Family_of_African_American_slaves_on_Smiths_Plantation_Beaufort_South_Carolina-crop-473x375At the dawn of the industrial age commentators like Rev. Thomas Malthus could not envision that capital — an asset that is used but not consumed in the production of goods and services — could compound and diversify its forms, increasing productivity and engendering economic growth. Yet, ironically, when Malthus penned his Essay on the Principle of Population in 1798, the economies of Western Europe already had crawled their way out of the so-called “Malthusian trap.” The New World yielded vast quantities of “drug foods” like tobacco, tea, coffee, chocolate, and sugar for world markets. Europeans worked a little bit harder to satiate their hunger for these “drug foods.” The luxury-commodities of the seventeenth century became integrated into the new middle-class rituals like tea-drinking in the eighteenth century. By the nineteenth century, these commodities became a caloric and stimulative necessity for the denizens of the dark satanic mills. The New World yielded food for proletarians and fiber for factories at reasonable (even falling) prices. The “industrious revolution” that began in the sixteenth century set the stage for the Industrial Revolution of the late eighteenth and nineteenth centuries.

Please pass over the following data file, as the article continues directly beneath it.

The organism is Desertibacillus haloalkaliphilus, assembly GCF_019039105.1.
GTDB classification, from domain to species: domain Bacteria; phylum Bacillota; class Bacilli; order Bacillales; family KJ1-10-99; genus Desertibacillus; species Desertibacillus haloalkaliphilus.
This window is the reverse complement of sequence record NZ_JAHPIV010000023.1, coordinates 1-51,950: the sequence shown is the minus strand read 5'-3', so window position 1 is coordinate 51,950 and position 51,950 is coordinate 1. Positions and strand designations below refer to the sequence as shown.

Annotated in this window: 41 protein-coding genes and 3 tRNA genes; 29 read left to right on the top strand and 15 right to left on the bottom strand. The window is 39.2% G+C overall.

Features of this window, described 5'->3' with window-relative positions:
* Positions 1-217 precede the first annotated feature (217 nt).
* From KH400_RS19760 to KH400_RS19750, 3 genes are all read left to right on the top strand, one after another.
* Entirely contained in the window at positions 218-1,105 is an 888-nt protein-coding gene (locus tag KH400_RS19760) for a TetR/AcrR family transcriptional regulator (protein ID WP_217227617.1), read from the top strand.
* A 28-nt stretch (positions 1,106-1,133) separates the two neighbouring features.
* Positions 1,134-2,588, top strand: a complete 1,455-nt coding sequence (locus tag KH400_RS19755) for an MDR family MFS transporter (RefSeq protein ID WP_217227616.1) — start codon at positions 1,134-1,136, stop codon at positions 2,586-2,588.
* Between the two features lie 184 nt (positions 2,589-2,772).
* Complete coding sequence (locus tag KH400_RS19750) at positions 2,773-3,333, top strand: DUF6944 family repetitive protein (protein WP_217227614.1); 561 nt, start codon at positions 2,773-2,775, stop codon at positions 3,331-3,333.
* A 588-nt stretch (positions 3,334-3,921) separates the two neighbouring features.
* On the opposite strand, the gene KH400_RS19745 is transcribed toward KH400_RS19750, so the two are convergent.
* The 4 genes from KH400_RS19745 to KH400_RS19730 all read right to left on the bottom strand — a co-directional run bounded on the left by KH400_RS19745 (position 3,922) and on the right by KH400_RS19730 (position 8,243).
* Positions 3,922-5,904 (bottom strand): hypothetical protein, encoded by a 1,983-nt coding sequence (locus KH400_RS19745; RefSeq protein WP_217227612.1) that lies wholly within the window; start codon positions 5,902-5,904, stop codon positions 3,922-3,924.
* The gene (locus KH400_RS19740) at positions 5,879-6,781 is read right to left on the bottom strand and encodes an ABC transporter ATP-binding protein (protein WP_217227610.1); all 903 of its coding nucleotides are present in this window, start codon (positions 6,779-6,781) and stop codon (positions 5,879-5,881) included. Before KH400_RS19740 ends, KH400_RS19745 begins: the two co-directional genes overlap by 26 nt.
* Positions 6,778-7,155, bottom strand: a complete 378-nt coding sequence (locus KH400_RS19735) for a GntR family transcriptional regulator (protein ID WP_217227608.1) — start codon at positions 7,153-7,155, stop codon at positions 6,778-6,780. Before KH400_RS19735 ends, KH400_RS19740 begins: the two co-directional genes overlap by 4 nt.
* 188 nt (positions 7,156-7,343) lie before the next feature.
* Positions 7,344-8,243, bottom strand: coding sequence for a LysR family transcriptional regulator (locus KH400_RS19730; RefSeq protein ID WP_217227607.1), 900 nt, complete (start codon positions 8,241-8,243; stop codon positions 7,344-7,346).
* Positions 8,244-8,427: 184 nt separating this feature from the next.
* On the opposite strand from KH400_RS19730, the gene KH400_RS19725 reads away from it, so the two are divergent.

But the “demand-side” tells only part of the story. A new form of capital, racialized chattel slaves, proved essential for the industrious revolution — and for the industrial one that followed.”

Read the full piece at Public Seminar.